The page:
Photo by Brianna Moss
By Vanessa Lazzaro ’20
Many students have different reasons why they can not stay focused in class. This could include technology with phones and iPads, friends, subject, teachers talking too long or more. The main issue we have concentrating is our cell phone in the classroom. How can we resolve this issue?
The main reason for students to have their phones during class is to get a hold of their parents in case of an emergency, which is accurate. However, that still doesn’t give students the right to disobey teachers’ rules in the classroom when students are not talking to their parents.
“When we were young, especially sitting in an eighty minute class, you lose focus and especially with our phones; that is a huge distraction for everyone, adults too, because we are so connected to everyone and everything all the time; and it’s hard to disconnect,” Mrs Pena replied.
Students are so addicted and attached, they do not care about what is going on, which can lead to students to cheat on a test or a quiz, because they don’t know the content.
Some teachers might even have a punishment involved. Such as detention after school on the second warning given to the student.
A survey was taken on twenty-four thousand high school students. Out of those students sixty-four percent admitted to cheating completely on a test and ninety-five percent admitted to cheating some way or form.
There are solutions to this problem, but it is not as easy as it sounds. To students, it does not make sense , is a violation or is unnecessary. This can cause arguments between teachers and students.
“I don’t think they should because it will make them mad and want their phone even more” said Haley Ryan, a freshman.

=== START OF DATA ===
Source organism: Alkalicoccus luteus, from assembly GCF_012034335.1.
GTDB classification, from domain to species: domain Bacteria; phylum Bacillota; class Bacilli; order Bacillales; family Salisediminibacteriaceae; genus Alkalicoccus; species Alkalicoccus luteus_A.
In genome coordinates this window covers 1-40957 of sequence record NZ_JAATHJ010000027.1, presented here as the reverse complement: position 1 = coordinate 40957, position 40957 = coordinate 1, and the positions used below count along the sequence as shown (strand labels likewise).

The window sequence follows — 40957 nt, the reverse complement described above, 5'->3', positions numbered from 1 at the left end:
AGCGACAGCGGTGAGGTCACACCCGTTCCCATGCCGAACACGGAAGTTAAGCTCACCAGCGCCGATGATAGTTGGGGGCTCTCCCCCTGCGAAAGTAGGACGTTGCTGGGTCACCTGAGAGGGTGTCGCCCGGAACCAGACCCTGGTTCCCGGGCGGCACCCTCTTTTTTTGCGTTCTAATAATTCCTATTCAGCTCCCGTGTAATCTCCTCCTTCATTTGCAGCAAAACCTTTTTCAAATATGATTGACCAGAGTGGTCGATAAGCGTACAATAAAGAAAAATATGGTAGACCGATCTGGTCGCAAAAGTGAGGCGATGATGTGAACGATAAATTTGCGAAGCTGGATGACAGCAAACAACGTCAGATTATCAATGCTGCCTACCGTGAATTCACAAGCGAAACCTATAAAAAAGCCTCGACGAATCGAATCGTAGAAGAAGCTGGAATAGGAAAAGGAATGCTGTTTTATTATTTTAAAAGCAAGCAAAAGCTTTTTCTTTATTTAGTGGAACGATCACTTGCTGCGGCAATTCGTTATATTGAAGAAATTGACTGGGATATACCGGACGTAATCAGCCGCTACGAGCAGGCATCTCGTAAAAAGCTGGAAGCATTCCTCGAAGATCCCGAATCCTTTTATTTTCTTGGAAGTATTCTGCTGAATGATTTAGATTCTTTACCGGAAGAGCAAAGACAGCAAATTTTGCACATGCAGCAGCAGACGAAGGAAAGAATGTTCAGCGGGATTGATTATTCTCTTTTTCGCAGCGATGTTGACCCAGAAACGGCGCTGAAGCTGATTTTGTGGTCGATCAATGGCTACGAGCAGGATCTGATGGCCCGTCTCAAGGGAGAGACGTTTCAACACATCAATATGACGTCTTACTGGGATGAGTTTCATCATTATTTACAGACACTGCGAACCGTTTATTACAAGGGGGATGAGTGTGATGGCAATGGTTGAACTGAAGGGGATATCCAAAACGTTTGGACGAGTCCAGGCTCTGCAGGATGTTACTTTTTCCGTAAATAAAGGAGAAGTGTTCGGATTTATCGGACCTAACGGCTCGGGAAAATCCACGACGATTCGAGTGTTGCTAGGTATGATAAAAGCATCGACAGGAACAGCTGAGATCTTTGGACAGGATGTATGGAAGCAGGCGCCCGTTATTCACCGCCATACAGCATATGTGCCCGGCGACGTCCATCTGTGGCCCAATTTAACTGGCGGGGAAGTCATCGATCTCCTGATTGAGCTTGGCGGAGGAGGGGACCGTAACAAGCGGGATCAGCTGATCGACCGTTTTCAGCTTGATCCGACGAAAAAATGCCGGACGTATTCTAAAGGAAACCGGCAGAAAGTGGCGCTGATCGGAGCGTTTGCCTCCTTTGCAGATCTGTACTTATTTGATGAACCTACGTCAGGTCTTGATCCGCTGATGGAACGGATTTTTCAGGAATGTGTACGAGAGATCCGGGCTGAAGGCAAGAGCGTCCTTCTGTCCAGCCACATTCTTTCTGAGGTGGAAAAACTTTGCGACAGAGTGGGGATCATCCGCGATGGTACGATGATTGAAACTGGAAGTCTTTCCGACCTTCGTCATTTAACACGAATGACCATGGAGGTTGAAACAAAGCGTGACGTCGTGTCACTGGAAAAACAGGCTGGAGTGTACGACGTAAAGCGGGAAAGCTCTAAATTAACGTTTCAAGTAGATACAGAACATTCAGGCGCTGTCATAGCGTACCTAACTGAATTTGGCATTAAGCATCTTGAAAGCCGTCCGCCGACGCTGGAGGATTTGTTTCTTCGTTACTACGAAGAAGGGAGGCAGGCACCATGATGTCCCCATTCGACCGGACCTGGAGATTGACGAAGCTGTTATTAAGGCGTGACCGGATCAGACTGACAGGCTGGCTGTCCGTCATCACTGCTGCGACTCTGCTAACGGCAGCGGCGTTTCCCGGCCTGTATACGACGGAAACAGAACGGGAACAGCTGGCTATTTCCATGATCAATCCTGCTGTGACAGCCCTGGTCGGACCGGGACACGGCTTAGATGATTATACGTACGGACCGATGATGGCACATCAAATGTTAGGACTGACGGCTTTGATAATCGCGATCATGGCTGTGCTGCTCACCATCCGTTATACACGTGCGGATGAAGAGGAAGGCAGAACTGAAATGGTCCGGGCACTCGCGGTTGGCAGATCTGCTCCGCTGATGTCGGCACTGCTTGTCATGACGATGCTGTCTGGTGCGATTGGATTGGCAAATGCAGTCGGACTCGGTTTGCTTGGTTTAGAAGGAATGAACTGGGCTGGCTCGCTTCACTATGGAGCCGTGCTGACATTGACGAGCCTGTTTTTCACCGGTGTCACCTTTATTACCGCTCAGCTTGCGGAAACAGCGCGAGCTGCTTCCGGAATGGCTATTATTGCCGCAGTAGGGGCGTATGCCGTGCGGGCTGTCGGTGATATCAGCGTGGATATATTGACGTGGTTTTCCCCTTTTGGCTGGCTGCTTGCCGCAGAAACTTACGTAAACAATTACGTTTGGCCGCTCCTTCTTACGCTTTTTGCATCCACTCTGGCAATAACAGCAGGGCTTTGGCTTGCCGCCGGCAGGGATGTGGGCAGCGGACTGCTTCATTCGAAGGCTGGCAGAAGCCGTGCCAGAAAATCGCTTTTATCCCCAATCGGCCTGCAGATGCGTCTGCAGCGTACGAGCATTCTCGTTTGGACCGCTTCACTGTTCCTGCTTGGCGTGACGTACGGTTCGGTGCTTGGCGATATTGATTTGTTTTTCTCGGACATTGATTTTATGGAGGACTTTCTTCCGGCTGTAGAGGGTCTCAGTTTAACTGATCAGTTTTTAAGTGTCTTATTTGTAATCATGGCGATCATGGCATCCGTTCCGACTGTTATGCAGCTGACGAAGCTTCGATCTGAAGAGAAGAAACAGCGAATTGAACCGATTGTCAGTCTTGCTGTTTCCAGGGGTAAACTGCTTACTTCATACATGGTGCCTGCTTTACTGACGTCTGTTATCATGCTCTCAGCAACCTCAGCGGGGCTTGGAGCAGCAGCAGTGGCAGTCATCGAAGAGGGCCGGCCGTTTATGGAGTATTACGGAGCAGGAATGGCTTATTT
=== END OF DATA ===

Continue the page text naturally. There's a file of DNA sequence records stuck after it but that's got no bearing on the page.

One way to avoid the issue is to hand in phones at the beginning of class and then get them back at the end.
“I think this would be really effective, but could also create some problems and arguments” said Mrs. Wilson, who teaches biology.
Another way is to not bring phones into class and to leave them in the lockers.
A way to improve focus in class is by turning off your phone when you get in class. Students can still have their phones, but they will not receive notifications to cause them to get side tracked.
School administration understands the issue.
“We can prevent this distraction happening from chunking our time… eighty minutes in class where you can work for twenty minutes then take a brain break… because no one wants to sit and listen to someone for eighty minutes… it’s really difficult,” said Ms. Pena.
Jyshon Whiskey suggested that it would be helpful to have breaks in between lessons.
Phones are every where today. Is it fair for the other students whose families can’t afford to get smart phones to see everyone with smartphones when they can not afford one? Many people do not realize how those students feel. If students realize this, they might consider not going on their phones in class and interact with that student to make them feel wanted and welcomed.
There are pros and cons of not having cell phones during class. This is something the administration should look into further.